Liberal reforms took 'courage,' Couillard says as Quebec election gets underway
Voters will head to the polls on Oct. 1 after 39 days of campaigning. Here's what the parties said on Day 1
As he began his quest for a second term, Quebec Liberal Leader Philippe Couillard portrayed his party as a trusted economic steward that made difficult, but necessary decisions to get the province back on track.
"In the future, I'm sure that people will look at these [past] four years as a very critical period of change in Quebec, that took a lot of courage to achieve," Couillard said Thursday in defending his government's track record.
The Liberals introduced a series of controversial cuts to health care and education in the first years of its mandate before boosting spending ahead of the election.
Couillard, fighting dwindling popularity, told Quebecers he will put forward proposals that will make their lives "better and simpler."
"Because life can be quite complicated in 2018 for young families and seniors and workers, and of course for our entrepreneurs as well," he said.
The Quebec election officially got underway Thursday morning after Couillard met with Lt.-Gov. Michel Doyon to dissolve the provincial legislature and issue an election writ.
Voters will head to the polls on Oct. 1 after a 39-day campaign, the longest possible under Quebec electoral law.
The Liberals are hoping the lengthy campaign will expose flaws in the proposals of François Legault's Coalition Avenir Québec, which has been leading in the polls for months.
Time is now, Legault says
Despite a strong economy and unemployment numbers hovering near historic lows, polls suggest voters are anxious for change.
The Liberals have been in power in Quebec since 2003, with the exception of an 18-month stint by the Parti Québécois.
Legault, a former PQ cabinet minister, said he wants to set aside the debate over Quebec independence and "work together."
The CAQ is a right-leaning party that pledges to cut taxes, reduce the number of immigrants and allow private sector health-care services.
"We finally have the opportunity of turning the page on 13 years of Liberal government. What is at stake in this election is which party can replace Mr. Couillard's government," Legault said at a news conference.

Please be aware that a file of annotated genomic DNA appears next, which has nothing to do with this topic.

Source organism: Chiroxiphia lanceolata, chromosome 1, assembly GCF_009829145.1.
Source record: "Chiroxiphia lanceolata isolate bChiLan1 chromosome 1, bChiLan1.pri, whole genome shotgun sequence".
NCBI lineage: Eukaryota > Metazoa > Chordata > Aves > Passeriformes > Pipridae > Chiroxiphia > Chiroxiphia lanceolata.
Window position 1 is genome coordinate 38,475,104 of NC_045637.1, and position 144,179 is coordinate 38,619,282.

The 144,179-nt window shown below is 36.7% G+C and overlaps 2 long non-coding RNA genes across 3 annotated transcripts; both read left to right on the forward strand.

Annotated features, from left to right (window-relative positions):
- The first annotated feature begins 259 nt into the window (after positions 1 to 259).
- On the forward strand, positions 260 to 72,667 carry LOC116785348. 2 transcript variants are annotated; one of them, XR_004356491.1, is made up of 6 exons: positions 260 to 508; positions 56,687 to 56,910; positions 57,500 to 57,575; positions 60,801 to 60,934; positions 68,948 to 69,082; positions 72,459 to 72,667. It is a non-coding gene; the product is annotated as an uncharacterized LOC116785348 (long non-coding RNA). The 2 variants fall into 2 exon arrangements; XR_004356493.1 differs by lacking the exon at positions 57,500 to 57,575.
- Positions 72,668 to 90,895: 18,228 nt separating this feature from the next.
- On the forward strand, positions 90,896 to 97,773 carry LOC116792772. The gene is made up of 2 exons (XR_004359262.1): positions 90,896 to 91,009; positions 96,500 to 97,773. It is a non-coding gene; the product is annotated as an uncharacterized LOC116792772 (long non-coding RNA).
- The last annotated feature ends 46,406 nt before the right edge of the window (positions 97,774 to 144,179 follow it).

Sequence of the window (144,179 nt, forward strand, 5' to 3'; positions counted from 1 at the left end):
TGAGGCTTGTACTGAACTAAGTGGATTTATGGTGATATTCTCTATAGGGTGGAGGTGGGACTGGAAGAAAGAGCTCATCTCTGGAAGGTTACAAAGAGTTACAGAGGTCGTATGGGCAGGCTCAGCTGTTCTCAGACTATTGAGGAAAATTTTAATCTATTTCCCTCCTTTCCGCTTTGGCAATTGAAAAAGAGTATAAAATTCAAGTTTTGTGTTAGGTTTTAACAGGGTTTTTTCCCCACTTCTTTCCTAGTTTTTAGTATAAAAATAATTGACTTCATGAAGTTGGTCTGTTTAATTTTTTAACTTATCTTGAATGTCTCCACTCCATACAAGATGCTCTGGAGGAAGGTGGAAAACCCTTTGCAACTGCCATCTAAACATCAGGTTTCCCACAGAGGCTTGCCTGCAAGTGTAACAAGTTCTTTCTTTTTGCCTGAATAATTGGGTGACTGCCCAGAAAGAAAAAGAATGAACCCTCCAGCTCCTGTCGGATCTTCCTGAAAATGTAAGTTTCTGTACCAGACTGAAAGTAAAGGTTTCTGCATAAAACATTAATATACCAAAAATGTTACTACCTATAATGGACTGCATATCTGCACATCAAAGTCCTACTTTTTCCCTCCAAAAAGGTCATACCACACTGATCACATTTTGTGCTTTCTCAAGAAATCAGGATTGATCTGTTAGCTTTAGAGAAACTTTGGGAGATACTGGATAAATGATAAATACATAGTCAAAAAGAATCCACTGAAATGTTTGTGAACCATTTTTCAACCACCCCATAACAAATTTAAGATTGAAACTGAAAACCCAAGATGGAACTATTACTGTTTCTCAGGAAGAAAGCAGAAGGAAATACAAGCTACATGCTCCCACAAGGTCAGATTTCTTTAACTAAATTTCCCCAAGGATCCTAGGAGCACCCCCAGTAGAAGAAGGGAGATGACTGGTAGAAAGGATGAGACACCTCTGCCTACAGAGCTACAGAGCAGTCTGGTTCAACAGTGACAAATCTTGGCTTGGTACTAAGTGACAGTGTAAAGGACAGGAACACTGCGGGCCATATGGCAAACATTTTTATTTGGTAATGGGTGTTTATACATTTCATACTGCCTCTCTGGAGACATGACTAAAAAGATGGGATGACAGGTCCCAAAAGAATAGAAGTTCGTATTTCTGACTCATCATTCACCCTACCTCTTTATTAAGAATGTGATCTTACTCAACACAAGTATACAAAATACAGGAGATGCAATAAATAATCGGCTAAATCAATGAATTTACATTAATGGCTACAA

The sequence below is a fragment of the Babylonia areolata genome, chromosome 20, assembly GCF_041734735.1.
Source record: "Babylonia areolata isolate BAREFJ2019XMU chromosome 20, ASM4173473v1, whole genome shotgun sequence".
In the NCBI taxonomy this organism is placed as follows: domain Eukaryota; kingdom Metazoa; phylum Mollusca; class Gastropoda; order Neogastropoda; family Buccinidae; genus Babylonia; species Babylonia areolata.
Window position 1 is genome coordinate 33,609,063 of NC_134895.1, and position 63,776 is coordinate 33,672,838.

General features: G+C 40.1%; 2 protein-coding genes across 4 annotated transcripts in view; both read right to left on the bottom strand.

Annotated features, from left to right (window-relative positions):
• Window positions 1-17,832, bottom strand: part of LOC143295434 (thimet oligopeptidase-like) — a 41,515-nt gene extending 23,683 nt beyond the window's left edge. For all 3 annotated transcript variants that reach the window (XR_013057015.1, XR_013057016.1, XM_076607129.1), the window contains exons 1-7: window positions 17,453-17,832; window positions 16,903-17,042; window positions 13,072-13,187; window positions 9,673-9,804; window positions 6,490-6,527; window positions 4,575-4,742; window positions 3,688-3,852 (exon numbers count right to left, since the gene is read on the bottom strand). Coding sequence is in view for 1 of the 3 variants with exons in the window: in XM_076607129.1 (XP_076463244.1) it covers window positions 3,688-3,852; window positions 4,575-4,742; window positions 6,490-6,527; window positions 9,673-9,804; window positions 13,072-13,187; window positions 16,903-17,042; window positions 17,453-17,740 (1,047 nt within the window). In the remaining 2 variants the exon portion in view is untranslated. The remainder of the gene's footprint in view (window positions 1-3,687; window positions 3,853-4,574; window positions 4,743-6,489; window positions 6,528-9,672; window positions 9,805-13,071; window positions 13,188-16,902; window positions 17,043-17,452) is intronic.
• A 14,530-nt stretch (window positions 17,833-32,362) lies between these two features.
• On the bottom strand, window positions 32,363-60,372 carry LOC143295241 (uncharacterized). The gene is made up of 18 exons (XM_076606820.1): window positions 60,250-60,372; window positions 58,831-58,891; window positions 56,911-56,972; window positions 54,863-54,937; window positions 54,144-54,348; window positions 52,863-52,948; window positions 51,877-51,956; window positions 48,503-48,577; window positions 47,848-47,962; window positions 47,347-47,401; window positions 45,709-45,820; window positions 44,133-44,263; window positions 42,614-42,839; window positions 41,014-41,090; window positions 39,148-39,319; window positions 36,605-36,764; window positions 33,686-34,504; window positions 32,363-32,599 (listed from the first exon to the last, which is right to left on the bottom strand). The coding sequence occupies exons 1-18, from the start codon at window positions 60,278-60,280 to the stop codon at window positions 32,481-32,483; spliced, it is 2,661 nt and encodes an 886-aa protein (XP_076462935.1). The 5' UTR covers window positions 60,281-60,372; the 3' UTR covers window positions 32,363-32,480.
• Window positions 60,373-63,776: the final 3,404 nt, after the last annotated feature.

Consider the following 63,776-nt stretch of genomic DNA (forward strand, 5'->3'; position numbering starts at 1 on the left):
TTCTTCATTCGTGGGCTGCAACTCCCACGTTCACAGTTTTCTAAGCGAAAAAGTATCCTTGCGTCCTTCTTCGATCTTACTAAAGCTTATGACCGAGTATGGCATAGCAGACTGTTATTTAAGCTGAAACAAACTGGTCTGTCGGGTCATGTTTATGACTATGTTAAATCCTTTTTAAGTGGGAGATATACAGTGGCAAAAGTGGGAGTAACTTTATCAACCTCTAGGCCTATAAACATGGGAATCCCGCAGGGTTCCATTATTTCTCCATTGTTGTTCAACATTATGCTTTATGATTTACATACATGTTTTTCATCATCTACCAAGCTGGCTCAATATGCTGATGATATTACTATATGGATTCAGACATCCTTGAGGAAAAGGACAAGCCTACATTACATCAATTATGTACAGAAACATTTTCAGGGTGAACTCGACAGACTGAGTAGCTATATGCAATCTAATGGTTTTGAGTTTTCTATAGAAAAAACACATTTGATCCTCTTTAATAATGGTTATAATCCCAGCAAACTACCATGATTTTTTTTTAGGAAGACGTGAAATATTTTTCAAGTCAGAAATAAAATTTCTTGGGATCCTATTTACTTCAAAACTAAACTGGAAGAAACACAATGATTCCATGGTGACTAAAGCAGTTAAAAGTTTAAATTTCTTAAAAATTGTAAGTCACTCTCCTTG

"What the CAQ is proposing is positive change."
Watch party leaders make their case to voters on Day 1
PQ warns of CAQ austerity measures
The Parti Québécois has promised not to hold a referendum on sovereignty in the first mandate of a PQ government, taking sovereignty off the table for the first election in decades.
Leader Jean-François Lisée, whose party is polling in third behind the CAQ and the Liberals, took aim at both Legault and Couillard in his remarks, arguing their policies fail to protect the province's most vulnerable.
"The CAQ says they will cut taxes without reducing services. Do not believe them. If you didn't like Liberal austerity, you will hate CAQ austerity," he said.
A PQ government, he said, would restore funding to social programs trimmed back by the Liberals.
Manon Massé, a spokesperson for the left-wing party Québec Solidaire, put an emphasis on policies that would counter climate change on the first day of the campaign.
"It is not by building more highways or taking more oil out of our soils that we are going to save the planet," said Massé, whose party advocates nationalizing natural resources, as well as free education and daycare.
At dissolution, the Liberals had 68 seats, the PQ 28, the CAQ 21 and Québec Solidaire three, along with five independents.
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